Custom Hunting Rifles From the Workshop of Joseph Smithson

Joseph Smithson, Gunmaker
As with all the gunmakers I feature here, I have great respect for the work of Joe Smithson. Joe attended Trinidad State College Gunsmithing school, as I did but then he made a great career move that I didn’t. He spent a year working with a professional custom gunmaker in his shop watching and learning about the day-to-day necessities of existing in the trade. That the Pro was Jerry Fisher saying volumes about Smithson’s early talent and his opportunity to learn from the fellow we can all look up to. Jerry and Joe have nothing but good words for each other.
I have had the opportunity to photograph several of Smithson’s rifles in recent years. Getting to see them under 1500 watts of light, to handle them, to work the bolt and detach the scope mounts, all in the confines of my workshop allows me an intimate familiarity with the rifles. While I have not shot any of them my friend Mark Buchanan certainly has and that is easily witnessed in his exciting adventure video series from Big Bore Productions. Mark’s photo of his Smithson rifles in action will be included.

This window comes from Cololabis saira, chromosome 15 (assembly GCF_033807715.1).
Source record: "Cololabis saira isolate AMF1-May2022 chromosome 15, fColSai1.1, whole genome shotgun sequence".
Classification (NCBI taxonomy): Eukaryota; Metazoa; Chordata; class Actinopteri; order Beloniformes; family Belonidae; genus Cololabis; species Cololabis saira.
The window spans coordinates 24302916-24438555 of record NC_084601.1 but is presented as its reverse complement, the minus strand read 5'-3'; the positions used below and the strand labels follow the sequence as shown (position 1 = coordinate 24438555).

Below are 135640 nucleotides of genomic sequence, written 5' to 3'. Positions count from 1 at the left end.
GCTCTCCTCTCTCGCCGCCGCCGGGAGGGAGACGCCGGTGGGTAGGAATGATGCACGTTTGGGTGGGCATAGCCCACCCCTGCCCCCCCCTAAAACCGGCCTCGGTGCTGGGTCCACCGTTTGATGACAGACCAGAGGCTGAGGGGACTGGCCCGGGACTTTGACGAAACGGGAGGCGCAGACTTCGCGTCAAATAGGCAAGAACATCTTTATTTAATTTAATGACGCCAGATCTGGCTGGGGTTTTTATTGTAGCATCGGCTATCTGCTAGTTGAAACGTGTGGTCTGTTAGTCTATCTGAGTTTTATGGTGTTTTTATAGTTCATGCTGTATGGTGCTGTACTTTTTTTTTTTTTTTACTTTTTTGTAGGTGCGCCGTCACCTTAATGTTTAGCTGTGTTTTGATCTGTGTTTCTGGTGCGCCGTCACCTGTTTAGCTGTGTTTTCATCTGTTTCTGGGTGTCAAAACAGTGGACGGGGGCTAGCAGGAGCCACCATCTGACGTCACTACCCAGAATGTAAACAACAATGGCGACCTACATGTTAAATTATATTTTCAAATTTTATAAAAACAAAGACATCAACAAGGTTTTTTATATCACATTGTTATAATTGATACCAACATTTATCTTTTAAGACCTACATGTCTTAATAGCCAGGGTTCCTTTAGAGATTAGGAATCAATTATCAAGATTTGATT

As is all of this web site, Joe Smithson’s page will be a work in progress. I seldom have time to take many detailed notes when photographing rifles (such as weight, barrel length, or stock dimensions) as I offer very rapid turnaround. I will add details and particulars as they are forthcoming from Joe, or Mark and Kevin who own, shoot and hunt these rifles.

1.FL copy-S
The first rifle is a left-handed .416 Rigby built on a Granite Mt. Arms action. Kevin, the client who commissioned the rifle has shot it extensively and taken it to Zimbabwe where he shot two cape buffalo with it. Right through the first one, dropping the one behind it as well! PH embarrassment!
2 copy. Stock, cheek-copyS
Kevin is a serious shooter and handloader. When we spoke he had exactly 1160 rounds through the rifle, each carefully crafted at his loading bench. He also killed an eland at 85 yards as well as kudu, zebra and impala with the .416. The accuracy of this rifle is so good that if I told, you would think me exaggerating. The barrel was machined with integral features from a Krieger barrel blank.
4. Checker - checker,copyS
Although not readily apparent in these photos the Granite Mt. Arms action was set-up and machined for Smithson’s proprietary detachable scope mounts (I will show these in detail in the future). If you look closely you can see the finely fit sliding caps (with a thumb-nail recess in each) on the top of the square bridges.
3.Checker - checker bolt-

5. Cheekpiece- copyS
There is room in the Jerry Fisher trap grip cap for the action bridge covers.
6. Grip Cap- copyS
Note the integral sight base visible in this photo.